In his second State of the Union address, on February 5, President Donald Trump celebrated the achievements of women at work. As he looked out upon the members of Congress, including a record-breaking number of women — with many Democratic congresswomen wearing white in protest of Trump — the president doubled down on his promises of paid family leave, something women have championed for decades. His most recent budget calls for states to implement this, so those promises have yet to materialize. But in the same speech in which he seemed to celebrate women's achievements, Trump also talked about policies that could jeopardize women's ability to achieve great things in the future, continuing a trend of his presidency.
Since he took office, Trump has made moves that may threaten women's autonomy and limit their potential in the workplace. From spouting sexist rhetoric and spreading an attitude that's harmful to women to pressing for policies that limit access to birth control — a critical tool in helping women advance professionally — Trump's SOTU speech was a straw man for women's rights.
These are the ways Trump has actually made it harder for women at work.
Stripping protections for women in the workplace — including equal pay
Trump has taken numerous steps to limit civil rights protections for women in the workplace.
In March 2017, Trump signed an executive order rescinding the 2014 Fair Pay and Safe Workplaces order, which ensured that federal contractors complied with various labor and civil rights laws, including the right to paycheck transparency and banning forced arbitration clauses for sexual harassment, sexual assault, or discrimination claims, according to NBC News.
A year after that, the Department of Labor announced it would look at changing how it investigates claims of pay disparities for federal contractors, potentially making it easier for contractors to engage in pay discrimination, >Vox reports. As a reminder, women still earn only a fraction of what men make for the same roles — and that gap increases for women of color and among other marginalized communities.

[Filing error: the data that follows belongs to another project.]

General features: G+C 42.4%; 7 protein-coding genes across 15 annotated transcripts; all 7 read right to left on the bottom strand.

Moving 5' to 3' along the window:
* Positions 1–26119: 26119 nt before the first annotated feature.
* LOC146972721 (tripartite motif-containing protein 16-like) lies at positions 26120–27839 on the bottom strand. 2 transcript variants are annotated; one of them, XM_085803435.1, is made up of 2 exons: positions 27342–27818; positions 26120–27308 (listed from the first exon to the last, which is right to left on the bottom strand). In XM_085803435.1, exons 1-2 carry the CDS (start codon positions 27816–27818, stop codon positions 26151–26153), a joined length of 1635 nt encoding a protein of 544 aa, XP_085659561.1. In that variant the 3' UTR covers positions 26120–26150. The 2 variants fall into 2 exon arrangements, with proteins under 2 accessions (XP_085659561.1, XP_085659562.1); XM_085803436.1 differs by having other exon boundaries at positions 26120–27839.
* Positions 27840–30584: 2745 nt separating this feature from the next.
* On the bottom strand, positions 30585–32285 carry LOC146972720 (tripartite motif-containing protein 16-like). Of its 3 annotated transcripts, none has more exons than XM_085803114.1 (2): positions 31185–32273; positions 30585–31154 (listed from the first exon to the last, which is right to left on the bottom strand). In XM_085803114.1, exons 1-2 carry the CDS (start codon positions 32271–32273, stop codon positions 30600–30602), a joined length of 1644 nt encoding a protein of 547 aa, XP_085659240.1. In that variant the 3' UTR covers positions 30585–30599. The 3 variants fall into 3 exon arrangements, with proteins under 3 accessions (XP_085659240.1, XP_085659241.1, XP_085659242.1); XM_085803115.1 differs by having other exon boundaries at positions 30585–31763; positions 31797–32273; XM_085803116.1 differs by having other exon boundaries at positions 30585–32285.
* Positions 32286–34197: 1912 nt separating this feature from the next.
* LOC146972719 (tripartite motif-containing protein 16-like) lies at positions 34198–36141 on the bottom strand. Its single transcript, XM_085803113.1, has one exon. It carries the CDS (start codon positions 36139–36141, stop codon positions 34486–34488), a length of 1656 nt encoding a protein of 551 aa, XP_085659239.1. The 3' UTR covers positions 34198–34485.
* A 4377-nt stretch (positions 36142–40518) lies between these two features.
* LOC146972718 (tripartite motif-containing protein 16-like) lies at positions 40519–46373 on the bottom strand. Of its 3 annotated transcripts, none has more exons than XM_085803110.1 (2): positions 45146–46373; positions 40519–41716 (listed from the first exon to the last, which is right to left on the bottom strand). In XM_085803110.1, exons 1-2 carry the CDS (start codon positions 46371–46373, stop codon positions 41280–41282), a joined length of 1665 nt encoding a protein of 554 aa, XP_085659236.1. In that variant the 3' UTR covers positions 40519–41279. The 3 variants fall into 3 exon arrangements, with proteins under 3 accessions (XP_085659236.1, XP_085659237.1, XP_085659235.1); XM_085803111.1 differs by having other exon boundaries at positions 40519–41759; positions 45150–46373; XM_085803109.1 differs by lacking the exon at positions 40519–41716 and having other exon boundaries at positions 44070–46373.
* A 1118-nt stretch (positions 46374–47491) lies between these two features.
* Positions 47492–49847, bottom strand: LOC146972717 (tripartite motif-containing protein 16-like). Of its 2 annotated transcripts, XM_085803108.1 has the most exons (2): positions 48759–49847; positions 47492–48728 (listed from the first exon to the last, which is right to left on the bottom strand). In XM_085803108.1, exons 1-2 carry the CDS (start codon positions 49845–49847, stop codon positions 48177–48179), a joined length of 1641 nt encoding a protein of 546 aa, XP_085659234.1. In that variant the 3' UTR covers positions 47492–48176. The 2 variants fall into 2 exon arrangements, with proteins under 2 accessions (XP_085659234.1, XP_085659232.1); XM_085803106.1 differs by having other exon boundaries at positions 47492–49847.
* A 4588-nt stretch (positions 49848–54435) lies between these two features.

Beyond these actions, former Attorney General Jeff Sessions reversed Obama-era guidance when he said that federal civil rights law doesn't protect transgender people at work. For transgender women, this means they can be discriminated against and fired because of their gender.
"According to Sessions, an employer is free to hang a 'Transgender Need Not Apply' sign in their window," Mara Keisling, executive director of the National Center for Transgender Equality, said in a statement, according to CNN.
Attempting to limit access to birth control
In November 2018, the Trump administration issued a rule that expanded exemptions from the Affordable Care Act's requirement that health insurance cover birth control, making it easier for employers to drop contraceptives from their coverage. In January, a federal judge blocked that rule, but the Trump administration is expected to pursue its exemption expansion via an appeal.
Should the rule be put in place, about 70,500 people would be at risk of unintended pregnancy, as they lose health insurance coverage of their birth control, the judge who the issued the injunction said, according to NBC News. This threatens women's status in the workplace, because, since its invention, the birth control pill has been key in helping women avoid unintended pregnancies that could restrict their ability to climb the corporate ladder.
As Planned Parenthood notes, Bloomberg Businessweek listed contraception as "one of the most transformational developments in the business sector in the last 85 years." And, according to Planned Parenthood, one-third of the pay gains women have earned since the 1960s can be attributed to birth control pills. It resulted in more women pursuing higher degrees, and generally opened up opportunities for women that didn't exist prior to its invention.
Source : https://www.teenvogue.com/story/4-ways-trump-has-made-it-more-difficult-for-women-in-the-workplace